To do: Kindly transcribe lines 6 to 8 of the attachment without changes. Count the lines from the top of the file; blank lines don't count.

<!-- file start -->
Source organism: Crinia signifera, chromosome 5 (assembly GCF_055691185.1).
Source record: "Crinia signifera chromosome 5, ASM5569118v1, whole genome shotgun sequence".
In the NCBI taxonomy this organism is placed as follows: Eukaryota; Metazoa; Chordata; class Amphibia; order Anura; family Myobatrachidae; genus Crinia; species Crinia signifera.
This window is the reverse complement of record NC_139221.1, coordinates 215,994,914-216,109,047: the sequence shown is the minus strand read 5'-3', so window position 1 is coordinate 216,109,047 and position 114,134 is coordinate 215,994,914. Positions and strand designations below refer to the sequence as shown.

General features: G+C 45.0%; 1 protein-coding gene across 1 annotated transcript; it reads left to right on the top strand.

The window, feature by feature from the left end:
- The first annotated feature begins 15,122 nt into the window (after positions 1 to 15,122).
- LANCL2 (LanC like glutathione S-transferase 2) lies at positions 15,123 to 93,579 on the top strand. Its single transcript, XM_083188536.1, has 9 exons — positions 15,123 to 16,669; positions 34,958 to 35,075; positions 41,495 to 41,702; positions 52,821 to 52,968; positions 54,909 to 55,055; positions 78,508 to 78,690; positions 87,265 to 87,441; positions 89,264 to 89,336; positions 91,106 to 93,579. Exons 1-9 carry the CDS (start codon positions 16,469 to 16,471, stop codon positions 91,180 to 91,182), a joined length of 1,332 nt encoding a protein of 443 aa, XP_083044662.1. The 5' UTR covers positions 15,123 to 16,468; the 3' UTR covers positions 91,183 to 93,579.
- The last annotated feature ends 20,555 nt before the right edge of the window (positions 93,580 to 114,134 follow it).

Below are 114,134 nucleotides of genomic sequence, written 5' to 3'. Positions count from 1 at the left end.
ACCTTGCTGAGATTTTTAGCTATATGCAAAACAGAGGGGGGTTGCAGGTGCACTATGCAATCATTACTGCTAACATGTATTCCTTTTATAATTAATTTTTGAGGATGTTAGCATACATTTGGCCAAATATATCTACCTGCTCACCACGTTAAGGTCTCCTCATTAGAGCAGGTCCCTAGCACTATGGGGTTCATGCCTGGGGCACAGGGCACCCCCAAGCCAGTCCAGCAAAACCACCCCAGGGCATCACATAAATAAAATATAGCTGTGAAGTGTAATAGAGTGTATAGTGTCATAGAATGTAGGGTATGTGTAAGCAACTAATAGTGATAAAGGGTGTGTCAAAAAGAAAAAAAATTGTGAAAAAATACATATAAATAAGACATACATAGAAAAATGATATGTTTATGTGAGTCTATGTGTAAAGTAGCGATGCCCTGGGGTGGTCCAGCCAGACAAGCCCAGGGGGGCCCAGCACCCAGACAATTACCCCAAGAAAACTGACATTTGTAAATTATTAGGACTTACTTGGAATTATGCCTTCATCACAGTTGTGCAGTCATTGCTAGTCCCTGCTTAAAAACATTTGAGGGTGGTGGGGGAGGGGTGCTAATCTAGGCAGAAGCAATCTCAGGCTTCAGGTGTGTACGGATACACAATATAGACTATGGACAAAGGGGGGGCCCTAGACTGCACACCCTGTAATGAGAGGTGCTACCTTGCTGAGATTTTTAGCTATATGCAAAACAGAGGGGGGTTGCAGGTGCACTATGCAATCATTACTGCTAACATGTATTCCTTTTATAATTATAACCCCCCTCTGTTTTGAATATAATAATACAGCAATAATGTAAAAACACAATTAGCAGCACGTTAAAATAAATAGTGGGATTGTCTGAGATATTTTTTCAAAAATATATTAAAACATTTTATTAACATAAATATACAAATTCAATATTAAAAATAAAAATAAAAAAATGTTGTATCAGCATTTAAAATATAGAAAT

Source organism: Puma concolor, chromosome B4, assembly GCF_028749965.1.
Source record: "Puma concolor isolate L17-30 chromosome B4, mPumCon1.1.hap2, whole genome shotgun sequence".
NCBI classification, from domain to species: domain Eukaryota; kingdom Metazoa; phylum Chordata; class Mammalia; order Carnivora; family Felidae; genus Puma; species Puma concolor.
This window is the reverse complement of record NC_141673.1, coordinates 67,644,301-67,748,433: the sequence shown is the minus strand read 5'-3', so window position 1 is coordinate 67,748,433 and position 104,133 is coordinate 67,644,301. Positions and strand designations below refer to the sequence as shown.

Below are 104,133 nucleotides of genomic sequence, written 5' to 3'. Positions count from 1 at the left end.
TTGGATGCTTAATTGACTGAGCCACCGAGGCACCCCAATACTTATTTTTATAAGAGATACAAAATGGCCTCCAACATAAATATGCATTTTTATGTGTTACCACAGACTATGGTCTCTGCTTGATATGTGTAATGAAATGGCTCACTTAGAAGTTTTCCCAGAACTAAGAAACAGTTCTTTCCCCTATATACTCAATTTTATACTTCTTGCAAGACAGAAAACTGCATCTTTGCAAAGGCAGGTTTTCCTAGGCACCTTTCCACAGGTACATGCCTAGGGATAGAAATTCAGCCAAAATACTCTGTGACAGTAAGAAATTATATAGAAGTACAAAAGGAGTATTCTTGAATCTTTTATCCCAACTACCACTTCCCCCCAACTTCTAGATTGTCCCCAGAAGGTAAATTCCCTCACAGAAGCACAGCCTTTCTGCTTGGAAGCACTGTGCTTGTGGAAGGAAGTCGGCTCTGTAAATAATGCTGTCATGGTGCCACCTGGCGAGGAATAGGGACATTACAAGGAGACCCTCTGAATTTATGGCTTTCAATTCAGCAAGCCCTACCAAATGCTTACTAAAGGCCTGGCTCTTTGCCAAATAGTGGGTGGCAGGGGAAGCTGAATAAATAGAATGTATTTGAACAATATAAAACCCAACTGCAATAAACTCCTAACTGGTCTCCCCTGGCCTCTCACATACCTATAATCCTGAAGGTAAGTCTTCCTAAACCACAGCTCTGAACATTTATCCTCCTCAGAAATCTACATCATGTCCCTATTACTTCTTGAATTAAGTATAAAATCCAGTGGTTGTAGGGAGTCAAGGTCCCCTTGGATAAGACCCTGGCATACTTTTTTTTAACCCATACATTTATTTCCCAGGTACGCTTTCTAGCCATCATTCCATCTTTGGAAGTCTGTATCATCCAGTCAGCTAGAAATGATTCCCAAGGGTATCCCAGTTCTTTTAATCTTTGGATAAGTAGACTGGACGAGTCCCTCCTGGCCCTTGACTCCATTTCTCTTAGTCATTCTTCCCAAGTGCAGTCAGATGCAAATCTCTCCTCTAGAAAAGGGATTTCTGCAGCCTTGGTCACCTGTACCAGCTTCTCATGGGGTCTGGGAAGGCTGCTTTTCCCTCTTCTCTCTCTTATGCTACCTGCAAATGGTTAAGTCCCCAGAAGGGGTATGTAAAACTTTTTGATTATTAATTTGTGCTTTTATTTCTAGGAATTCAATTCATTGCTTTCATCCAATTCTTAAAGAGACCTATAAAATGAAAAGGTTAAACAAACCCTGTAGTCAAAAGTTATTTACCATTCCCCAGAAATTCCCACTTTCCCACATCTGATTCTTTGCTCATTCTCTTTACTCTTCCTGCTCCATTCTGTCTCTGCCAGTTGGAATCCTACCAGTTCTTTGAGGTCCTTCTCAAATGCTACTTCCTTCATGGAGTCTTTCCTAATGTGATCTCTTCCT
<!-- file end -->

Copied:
The window, feature by feature from the left end:
- The first annotated feature begins 15,122 nt into the window (after positions 1 to 15,122).
- LANCL2 (LanC like glutathione S-transferase 2) lies at positions 15,123 to 93,579 on the top strand. Its single transcript, XM_083188536.1, has 9 exons — positions 15,123 to 16,669; positions 34,958 to 35,075; positions 41,495 to 41,702; positions 52,821 to 52,968; positions 54,909 to 55,055; positions 78,508 to 78,690; positions 87,265 to 87,441; positions 89,264 to 89,336; positions 91,106 to 93,579. Exons 1-9 carry the CDS (start codon positions 16,469 to 16,471, stop codon positions 91,180 to 91,182), a joined length of 1,332 nt encoding a protein of 443 aa, XP_083044662.1. The 5' UTR covers positions 15,123 to 16,468; the 3' UTR covers positions 91,183 to 93,579.